The Bahamas catches more spiny lobster than any other country in the Caribbean region and this fishery makes up more than 80 percent of fisheries income in the Bahamas. The fishery is largely based around the use of artificial shelters called ‘condos’ or ‘casitas’. The use of these shelters is controversial: they are banned in the USA but encouraged in other countries. Our research aims to evaluate how these shelters interact with the wider marine ecosystem and what impacts they might have on lobster populations and other marine species.
The Bahamian spiny lobster fishery was recently certified as a sustainable fishery by the Marine Stewardship Council and a key part of this process is understanding how the fishery impacts the wider ecosystem. This project is helping to fill knowledge gaps that will ensure the future sustainability of the fishery.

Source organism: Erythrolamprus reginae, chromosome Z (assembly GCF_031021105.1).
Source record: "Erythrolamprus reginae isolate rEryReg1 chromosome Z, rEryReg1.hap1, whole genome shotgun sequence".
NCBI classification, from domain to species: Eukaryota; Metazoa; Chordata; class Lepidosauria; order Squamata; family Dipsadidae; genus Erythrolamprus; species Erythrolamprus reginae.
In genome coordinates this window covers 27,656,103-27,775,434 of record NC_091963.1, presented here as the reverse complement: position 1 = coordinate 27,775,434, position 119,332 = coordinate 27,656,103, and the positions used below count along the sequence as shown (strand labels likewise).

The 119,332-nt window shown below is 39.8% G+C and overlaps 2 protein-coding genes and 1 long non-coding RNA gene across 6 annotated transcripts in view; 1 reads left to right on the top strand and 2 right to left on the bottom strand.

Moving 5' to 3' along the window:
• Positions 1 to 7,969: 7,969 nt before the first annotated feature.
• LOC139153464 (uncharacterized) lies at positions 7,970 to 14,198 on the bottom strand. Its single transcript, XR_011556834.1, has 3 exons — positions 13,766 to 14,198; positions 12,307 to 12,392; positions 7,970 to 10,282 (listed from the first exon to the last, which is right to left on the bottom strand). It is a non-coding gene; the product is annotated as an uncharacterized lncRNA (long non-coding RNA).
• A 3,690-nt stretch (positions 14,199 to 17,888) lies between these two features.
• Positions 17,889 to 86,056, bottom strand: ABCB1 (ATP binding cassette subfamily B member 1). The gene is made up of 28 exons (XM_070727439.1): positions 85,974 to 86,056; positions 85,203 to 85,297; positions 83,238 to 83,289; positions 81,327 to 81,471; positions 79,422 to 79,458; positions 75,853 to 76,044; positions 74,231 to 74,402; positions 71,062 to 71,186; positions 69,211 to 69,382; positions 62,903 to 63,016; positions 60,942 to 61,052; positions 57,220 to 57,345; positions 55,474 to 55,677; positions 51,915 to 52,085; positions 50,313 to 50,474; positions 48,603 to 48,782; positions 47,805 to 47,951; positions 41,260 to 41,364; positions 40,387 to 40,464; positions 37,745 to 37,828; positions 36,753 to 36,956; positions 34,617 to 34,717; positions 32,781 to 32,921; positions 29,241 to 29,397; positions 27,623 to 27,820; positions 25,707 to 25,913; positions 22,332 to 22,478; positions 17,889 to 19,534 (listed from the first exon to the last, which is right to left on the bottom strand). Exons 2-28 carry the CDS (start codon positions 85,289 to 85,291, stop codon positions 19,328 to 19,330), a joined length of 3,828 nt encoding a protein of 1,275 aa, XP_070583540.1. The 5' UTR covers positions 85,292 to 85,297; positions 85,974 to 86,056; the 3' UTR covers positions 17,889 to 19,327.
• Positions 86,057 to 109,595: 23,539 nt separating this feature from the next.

The Bahamas Spiny Lobster Working Group
Higgs, ND., Newton, J. & Attrill, MA. Caribbean spiny lobster fishery is underpinned by trophic subsidies from chemosynthetic primary production. Current Biology, 26:3393-3398. 2016.
Higgs, ND. Report on the monitoring of lobster fishery impacts on endangered threatened and protected species in The Bahamas. WWF-US, 20 pp. 2016.
Higgs, ND. Report on monitoring of lobster fishery impacts on marine habitats and ecosystems in The Bahamas. WWF-US, 16 pp. 2016.
For more information, contact Nick Higgs.